“So, should we help them or not?” A Church Board member charged with discerning requests and disbursing a benevolence fund to meet legitimate needs waited for the other six members of the Board to respond on the Zoom meeting. A family who previously sought financial help from the church recently submitted another request. A job loss and mounting medical bills led to an urgent plea for assistance. The ensuing conversation from a week ago illustrates a significant theme in Edwin Freidman’s book “A Failure of Nerve.” He asserts the need for application of his leadership principles from small organizations like the family to large organizations like the government, and everything in between, like the church.
Based mainly on work in family systems theory, Friedman claims to diagnose the problem and prescribe the cure for ineffective leadership and change within all organizational systems. Self-knowledge and self-control serve as critical characteristics of the leader who will effect change for the better. He calls those characteristics self-differentiation. In contrast, ineffective leaders lack self-differentiation, i.e. nerve, and concern themselves with good feelings over progress and cave to anxiety, producing tentativeness rather than decisive action.
Back on the Zoom call, opinions abounded. The majority view vocalized the recurrence of requests from the same family as a sign of dysfunction that the church should not support. One member in the minority opinion recommended the desire to meet the need. Previous discussions signaled the group that a decision contrary to that one person’s endorsement would result in lengthy Bible references about helping the poor and the need for compassion. The group consensus shifted, resulting in a vote to help the family another time despite no clear path forward for them to establish self-sufficiency. The general guidelines of the benevolence fund call for short-term help allowing for a return to self-support.
What just happened? Did a biblical argument result in appropriate help, or did the influence of one unhealthy person cause several others to acquiesce? I believe the majority opinion members of the Board relented due to the anticipated resistance and pain of the member who gives guilt-inducing spiritual support for his opinions. Edwin Friedman may well call it choosing “empathy over responsibility.” In a later chapter on the topic, Friedman claims an over-emphasis on empathy becomes a tool in the hands of weak or immature, sounding spiritually noble but resulting in avoidance of personal responsibility and growth toward relational health. How can anyone stand against helping people? However, is it legitimate help, or is it enablement of patterns that require change and growth, not concession?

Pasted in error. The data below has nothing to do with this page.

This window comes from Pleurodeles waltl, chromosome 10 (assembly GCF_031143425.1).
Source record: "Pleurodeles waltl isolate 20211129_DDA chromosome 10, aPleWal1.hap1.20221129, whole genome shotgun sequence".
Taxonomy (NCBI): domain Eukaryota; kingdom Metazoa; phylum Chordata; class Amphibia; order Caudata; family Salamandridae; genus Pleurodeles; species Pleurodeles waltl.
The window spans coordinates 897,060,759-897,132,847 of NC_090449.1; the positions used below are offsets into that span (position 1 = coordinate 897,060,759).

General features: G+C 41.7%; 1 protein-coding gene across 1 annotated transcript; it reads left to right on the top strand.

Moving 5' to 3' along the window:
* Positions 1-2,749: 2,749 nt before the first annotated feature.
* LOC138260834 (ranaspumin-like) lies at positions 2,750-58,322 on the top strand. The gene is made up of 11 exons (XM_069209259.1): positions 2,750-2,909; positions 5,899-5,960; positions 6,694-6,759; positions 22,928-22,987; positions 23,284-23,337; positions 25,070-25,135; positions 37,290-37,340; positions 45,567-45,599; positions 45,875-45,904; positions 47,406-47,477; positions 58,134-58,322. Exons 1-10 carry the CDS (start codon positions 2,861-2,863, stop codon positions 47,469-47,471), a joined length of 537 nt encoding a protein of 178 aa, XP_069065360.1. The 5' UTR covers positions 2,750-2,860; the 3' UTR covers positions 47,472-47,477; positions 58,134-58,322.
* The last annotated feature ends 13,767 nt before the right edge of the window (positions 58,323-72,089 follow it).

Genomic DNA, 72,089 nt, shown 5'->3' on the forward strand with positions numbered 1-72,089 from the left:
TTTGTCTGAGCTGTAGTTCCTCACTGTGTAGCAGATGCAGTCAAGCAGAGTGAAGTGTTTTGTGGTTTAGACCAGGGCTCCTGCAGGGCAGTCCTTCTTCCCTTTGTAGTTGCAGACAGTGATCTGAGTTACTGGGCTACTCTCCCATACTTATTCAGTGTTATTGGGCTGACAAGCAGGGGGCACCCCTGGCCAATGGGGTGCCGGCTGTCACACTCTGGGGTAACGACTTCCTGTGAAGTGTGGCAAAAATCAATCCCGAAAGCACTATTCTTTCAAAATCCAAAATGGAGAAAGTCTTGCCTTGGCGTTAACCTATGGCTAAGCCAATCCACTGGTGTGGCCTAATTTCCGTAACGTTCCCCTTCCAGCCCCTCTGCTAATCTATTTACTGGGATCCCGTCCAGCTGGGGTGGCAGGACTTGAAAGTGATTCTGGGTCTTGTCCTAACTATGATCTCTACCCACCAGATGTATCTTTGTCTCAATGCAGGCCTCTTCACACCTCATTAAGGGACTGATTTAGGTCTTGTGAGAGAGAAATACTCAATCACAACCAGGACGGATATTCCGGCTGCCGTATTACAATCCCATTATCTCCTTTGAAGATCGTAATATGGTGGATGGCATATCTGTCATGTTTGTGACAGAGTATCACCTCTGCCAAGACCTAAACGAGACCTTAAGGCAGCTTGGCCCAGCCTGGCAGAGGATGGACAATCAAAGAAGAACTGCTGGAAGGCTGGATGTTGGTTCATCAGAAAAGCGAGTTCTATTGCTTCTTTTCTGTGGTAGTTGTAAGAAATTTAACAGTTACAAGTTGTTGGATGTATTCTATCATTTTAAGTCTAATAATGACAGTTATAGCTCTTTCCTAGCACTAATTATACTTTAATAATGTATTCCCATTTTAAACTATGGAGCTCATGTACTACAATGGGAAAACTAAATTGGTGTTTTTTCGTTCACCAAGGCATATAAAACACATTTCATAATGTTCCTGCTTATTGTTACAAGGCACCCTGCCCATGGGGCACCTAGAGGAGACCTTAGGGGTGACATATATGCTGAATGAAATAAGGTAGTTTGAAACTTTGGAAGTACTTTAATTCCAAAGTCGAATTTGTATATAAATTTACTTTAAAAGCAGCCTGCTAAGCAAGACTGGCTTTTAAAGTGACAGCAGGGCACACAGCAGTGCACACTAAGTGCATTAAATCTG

An enduring question of application emerges from a need for a clearer and objective way to gauge healthy compassion versus unhealthy enablement. A benevolence fund serves as a low-level example, albeit a recent example. I participated in that Zoom call and chose not to offer an opinion. I deemed the decision as minor. I also recall other occasions when I yielded positions on minor issues simply because I did not want to deal with anticipated response of someone of a different view. If I could ask Friedman a question, it would be, “should we pick and choose our battles in regarding self-differentiation, or is it needed at all times with issues large and small?” Sometimes it does not seem to be worth the trouble. I suspect Friedman would argue that each opportunity helps create a culture of some type, healthy or unhealthy.
As a lead pastor, I carry forward from the reading a corporate concern related to leading a congregation toward personal responsibility rather than immaturity. Empathy exists as a standard expectation within the role of the clergy, while Friedman’s call to self-differentiation often gets perceived as uncaring when put into practice. Over the years, I have heard the assertion, “we just want to be heard.” Through experience, I understand that often means “we feel heard if what we want becomes a reality.” Pastoral ministry can quickly morph into people-pleasing. The evaluation of the effectiveness of a pastor’s ministry can be concentrated on the overall satisfaction level of the constituency. Friedman’s call to know yourself, your mission, and your vision offer a needed balance to the reality of people to whom you minister. The need for self-differentiation requires regular time away from the day-to-day demands of ministry to reflect on God’s mission for the church and my part in leading that mission within my responsibility.
The next time a dynamic like the one described above unfolds on a low-level issue, I plan to enter the discussion. Is it worth it? You never know until you know.
 Edwin H. Friedman, A Failure of Nerve: Leadership in the Age of the Quick Fix (New York: Church Publishing, 2017),